ASL Etymology Parts 3 & 4
This workshop will take participants on an adventure through etymologies of American Sign Language. Like Chinese characters are taught along with stories for each set of strokes as images, the same could be done for ASL. Signs and their meanings also have their unique history. To really begin to understand the richness of ASL we must journey back to its Motherland of France and further into history behind the days of Laurent Clerc.
During this event, participants will learn the origins of many everyday ASL expressions and colloquialisms that have crossovers in French, Spanish and kin sign languages. As practitioners we present arbitrary rules of ASL as we use them and seem to know them but do we really KNOW them? Come and find out the difference between FINE and Y-EN-A-PLEIN! (sign transcribed as “FINE!”) as Buck begins to guide participants through investigations on important roots in ASL.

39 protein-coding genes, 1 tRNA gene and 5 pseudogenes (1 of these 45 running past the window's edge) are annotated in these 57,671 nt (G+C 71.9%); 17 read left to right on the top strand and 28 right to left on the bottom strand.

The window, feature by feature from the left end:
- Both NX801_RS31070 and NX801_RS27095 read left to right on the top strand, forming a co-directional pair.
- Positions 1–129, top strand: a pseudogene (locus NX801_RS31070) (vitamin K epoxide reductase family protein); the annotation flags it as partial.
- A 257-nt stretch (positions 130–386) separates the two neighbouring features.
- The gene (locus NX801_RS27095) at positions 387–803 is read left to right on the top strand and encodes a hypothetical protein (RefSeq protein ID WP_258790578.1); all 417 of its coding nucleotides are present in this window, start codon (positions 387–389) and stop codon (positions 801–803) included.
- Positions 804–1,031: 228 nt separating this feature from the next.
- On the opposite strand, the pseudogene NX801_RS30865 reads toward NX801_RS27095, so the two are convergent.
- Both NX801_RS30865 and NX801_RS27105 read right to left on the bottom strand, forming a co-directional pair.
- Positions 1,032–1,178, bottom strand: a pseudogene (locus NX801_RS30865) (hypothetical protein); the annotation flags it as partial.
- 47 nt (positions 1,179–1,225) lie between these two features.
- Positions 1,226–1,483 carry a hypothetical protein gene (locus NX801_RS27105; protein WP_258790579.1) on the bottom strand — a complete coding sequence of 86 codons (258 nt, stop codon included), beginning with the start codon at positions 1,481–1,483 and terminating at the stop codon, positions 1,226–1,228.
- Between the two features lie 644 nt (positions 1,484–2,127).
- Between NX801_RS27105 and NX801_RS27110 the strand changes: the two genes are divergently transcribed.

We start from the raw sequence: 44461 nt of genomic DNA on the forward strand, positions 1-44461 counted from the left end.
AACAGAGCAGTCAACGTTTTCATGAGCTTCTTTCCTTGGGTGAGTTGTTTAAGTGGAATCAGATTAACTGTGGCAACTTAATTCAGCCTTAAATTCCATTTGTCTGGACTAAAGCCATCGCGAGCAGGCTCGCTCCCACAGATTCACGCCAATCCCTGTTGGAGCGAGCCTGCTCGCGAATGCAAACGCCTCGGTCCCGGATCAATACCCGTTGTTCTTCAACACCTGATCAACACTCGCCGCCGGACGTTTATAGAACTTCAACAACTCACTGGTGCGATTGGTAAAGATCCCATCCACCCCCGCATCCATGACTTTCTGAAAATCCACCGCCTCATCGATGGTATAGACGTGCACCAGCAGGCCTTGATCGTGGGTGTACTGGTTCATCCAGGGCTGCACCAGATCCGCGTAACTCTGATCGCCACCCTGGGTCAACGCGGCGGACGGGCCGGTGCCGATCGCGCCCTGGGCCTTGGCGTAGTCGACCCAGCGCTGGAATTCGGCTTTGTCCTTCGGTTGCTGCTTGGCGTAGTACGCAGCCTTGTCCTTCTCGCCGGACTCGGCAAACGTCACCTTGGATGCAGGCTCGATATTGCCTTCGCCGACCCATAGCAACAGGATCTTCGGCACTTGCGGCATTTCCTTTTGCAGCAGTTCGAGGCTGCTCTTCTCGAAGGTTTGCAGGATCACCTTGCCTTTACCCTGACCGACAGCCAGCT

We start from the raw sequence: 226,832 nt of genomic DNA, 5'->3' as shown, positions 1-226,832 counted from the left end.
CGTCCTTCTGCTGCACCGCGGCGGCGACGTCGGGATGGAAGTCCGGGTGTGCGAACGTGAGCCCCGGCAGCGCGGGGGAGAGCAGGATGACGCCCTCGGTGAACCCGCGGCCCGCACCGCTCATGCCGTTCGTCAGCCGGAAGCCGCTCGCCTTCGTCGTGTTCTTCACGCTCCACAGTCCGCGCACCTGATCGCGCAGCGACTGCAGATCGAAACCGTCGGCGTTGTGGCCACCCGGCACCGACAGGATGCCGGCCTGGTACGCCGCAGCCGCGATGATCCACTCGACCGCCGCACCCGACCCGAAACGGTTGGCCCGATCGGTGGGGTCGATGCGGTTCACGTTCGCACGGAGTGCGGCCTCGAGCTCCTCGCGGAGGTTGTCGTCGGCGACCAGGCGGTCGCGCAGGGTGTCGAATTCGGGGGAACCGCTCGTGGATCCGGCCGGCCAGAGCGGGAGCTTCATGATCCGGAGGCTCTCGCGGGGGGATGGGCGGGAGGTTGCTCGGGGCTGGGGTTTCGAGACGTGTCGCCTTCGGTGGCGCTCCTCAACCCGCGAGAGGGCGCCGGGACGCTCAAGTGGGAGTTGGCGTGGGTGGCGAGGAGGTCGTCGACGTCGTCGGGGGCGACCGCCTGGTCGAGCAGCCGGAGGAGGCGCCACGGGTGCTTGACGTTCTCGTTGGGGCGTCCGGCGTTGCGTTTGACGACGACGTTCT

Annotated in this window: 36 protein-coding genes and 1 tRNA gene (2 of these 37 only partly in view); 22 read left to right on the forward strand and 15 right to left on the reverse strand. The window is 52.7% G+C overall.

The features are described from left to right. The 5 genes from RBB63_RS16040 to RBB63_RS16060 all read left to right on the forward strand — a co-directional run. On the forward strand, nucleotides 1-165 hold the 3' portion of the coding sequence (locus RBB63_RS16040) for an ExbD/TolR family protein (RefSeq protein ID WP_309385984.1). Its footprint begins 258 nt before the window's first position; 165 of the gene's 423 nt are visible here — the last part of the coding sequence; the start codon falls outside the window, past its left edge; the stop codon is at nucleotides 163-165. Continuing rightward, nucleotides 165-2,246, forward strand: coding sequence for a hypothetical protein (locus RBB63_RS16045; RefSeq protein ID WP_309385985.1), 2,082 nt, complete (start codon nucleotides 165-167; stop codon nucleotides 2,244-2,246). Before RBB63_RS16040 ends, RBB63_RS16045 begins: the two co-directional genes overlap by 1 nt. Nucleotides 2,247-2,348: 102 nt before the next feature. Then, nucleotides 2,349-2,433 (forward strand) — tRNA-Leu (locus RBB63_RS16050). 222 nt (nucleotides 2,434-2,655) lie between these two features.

As a result of attending this workshop, participants will be able to:
- Identify root signs found in ASL, LSF (French sign), LSE (Spanish sign), and others within the same sign linguistic family.
- Describe parts of history, sign evolution, patterns to each other.
- Teach and interpret many ASL sign variants and colloquialisms.
Buck Rogers, ASL Instructor, trainer, and CDI, first-generation Spanish-American family, BA, MA and 45+ doctoral hours in languages and linguistics, French, Spanish and ASL, Gallaudet U, GMU and UMD. Internship at Parisian Deaf institute, 240 hours training at Académie de la Langue des Signes Française, 80 hours with El Grito Spanish Deaf theater. Instruction of French/LSF and Spanish/LSE to undergraduate and graduate students and faculty at Gallaudet U 1994-2006. Three decades of work experience with foreign Deaf in US and abroad mostly in Latin America. Two decades of similar workshops at local, regional, national, and international conferences.